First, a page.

Forming ten key habits in everyday life can reduce the risk of cognitive decline in people of all ages. Combining all of these habits can achieve maximum benefit for both your brain and body. You’re never too old to incorporate them – so start today!
The Alzheimer’s Association has come up with suggestions that could be the difference between a weak, aging brain and a strong one. Read further for tips and tricks from healthcare professionals.
- Hit the hay.
Sleep deprivation impairs brain functions such as memory and decision-making. During sleep, your brain forms connections that help you process and remember new information. A lack of sleep can negatively impact both short and long-term memory. Furthermore, your concentration, creativity and problem-solving skills aren’t up to par when you don’t get enough rest.
If your nighttime routine doesn’t allow for enough sleep throughout the night, try moving up your bedtime by 15 minutes each week until you’re getting enough sleep for your body. Adults need between seven to nine hours of rest per night to function at their best.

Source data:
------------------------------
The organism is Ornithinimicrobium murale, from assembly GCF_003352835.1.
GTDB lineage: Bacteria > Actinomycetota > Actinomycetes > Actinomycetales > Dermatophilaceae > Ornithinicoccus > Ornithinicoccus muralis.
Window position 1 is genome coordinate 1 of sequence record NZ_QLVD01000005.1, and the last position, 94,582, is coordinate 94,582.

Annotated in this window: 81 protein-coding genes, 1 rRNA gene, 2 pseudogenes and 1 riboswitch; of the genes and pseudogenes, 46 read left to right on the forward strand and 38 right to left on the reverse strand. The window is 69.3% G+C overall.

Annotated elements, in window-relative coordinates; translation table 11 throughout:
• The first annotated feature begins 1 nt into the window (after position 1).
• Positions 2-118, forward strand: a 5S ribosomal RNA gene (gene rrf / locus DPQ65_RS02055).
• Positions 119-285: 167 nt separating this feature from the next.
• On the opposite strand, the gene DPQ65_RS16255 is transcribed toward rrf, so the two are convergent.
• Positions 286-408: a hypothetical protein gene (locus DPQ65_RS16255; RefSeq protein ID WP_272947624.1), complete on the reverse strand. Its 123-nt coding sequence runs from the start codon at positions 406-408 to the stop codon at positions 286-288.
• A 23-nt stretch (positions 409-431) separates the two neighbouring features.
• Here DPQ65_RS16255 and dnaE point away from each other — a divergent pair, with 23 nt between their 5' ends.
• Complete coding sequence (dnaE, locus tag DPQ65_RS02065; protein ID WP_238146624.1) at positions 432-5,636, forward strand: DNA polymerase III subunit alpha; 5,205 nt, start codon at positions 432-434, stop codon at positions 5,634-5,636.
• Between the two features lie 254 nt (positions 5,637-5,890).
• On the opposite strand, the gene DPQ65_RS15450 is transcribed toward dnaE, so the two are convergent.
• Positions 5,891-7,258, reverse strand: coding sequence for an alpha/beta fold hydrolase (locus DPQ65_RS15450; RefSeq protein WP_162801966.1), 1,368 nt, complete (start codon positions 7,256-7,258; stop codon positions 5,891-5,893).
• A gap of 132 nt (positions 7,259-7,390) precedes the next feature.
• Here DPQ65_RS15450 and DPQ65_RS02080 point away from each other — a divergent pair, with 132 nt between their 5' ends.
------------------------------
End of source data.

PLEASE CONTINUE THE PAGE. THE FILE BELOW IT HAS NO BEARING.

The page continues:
- Take care of your mental health.
The definition of mental illness is a health condition that changes a person’s thinking, feeling or behavior. Whether big or small, depression, anxiety, or other mental health concerns can dramatically increase the risk of cognitive decline.
Talking to a trusted professional and accessing resources available to you is an immediate step to take in prioritizing not only brain health but your overall health.
Stay tuned this whole week for more information on ways to love your brain! Find updates on www.uicsl.org.